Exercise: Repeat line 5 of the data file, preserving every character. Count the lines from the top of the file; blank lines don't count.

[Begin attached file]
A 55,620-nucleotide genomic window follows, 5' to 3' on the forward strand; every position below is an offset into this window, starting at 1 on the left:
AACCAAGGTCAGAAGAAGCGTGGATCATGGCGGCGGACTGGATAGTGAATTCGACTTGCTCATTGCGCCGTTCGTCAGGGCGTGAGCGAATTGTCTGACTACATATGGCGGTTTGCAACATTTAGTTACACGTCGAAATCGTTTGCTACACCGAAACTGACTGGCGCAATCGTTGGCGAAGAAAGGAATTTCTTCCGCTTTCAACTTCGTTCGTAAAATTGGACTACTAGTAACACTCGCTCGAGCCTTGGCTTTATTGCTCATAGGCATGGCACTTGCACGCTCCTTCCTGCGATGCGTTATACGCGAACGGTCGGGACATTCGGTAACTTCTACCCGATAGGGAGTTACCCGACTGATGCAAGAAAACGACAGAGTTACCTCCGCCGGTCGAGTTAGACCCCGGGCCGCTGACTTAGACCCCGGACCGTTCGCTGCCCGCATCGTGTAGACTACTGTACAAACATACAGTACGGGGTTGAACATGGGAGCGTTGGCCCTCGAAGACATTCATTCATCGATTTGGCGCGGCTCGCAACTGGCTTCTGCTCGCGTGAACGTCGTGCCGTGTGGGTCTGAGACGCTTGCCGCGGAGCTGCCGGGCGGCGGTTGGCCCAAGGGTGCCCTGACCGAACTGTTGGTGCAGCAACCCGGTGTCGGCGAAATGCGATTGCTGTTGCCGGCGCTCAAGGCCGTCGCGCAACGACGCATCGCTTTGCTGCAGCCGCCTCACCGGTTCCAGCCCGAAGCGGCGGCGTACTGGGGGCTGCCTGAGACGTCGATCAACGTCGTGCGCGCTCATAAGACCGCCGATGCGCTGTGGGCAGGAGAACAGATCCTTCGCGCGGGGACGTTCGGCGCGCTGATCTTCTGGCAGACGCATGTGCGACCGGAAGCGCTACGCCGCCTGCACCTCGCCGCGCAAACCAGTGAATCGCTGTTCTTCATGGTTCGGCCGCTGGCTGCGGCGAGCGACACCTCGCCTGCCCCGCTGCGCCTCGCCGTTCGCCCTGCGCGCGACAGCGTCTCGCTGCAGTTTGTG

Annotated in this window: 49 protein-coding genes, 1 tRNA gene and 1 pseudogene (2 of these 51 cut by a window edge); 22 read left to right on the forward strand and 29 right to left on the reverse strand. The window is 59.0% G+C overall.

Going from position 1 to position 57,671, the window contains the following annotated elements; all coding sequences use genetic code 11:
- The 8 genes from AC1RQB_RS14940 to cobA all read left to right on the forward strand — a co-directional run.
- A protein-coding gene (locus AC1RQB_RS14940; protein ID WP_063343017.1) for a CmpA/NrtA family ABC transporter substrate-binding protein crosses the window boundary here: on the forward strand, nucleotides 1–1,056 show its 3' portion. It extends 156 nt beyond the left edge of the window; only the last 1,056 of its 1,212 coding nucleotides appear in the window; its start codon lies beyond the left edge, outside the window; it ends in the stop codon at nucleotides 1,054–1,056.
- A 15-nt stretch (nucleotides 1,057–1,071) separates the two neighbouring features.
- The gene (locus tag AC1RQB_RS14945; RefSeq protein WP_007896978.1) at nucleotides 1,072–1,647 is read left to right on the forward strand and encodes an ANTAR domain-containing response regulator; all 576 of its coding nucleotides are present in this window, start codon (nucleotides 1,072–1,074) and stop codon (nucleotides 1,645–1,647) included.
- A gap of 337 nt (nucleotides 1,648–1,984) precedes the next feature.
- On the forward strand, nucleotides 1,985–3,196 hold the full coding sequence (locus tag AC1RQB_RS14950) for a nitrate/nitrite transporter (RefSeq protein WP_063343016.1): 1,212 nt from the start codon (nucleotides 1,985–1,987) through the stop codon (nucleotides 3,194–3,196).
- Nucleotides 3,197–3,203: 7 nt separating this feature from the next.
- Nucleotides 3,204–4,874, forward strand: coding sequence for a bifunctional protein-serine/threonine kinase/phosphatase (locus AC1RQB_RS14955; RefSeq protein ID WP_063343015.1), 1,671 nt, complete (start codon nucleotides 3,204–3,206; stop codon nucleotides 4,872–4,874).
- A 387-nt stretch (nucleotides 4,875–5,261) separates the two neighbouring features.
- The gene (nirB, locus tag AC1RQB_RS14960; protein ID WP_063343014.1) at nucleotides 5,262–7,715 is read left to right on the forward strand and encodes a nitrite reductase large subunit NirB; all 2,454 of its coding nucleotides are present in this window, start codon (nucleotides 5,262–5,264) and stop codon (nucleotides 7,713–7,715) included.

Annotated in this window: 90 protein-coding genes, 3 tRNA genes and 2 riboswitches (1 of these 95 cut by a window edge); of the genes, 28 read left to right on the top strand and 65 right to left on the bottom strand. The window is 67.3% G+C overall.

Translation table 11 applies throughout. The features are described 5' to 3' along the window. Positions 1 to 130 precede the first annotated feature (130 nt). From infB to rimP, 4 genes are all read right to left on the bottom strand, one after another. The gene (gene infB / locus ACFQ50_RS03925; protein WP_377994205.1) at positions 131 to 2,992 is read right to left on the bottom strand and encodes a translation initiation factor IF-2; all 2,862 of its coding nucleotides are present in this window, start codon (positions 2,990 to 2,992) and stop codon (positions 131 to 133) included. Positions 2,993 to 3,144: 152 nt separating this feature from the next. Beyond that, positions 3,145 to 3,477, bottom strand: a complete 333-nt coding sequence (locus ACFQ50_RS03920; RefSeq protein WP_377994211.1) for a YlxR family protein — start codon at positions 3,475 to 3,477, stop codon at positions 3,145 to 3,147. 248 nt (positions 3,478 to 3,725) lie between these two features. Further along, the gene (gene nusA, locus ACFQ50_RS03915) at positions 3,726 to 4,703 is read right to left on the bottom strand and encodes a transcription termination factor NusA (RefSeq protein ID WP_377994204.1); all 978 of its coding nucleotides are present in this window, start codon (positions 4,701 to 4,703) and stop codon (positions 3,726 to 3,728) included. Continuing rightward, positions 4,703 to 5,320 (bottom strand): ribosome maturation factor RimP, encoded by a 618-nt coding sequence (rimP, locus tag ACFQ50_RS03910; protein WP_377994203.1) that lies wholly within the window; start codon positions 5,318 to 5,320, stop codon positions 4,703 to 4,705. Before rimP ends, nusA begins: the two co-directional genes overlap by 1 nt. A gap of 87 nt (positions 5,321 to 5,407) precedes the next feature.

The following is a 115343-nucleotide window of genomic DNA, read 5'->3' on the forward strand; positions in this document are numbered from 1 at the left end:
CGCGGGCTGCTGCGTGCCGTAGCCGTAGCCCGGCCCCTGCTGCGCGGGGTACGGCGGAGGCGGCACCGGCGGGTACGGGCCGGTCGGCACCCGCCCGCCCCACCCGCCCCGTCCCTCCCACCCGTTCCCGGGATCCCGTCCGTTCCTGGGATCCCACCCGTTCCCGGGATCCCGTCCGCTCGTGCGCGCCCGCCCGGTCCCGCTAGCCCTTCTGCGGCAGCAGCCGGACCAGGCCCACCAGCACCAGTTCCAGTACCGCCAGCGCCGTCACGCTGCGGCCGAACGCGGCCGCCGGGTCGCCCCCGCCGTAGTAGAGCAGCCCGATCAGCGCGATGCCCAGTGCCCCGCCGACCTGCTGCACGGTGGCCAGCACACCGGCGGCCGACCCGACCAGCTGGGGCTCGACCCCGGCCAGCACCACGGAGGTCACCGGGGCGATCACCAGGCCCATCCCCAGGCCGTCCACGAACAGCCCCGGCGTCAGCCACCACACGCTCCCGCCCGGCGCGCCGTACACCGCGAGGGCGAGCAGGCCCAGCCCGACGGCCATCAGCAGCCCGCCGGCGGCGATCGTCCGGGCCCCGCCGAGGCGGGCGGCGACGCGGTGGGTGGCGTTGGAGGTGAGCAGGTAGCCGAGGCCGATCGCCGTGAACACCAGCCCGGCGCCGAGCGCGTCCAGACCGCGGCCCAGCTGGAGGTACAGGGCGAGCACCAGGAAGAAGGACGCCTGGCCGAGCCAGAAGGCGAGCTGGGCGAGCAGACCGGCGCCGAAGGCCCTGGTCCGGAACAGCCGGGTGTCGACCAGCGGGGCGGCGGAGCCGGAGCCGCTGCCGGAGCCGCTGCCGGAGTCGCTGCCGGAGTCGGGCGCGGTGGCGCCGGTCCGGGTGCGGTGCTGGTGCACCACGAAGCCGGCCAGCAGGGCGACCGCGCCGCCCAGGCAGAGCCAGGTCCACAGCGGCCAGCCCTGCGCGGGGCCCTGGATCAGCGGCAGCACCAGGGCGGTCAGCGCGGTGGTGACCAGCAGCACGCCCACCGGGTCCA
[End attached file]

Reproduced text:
- The 8 genes from AC1RQB_RS14940 to cobA all read left to right on the forward strand — a co-directional run.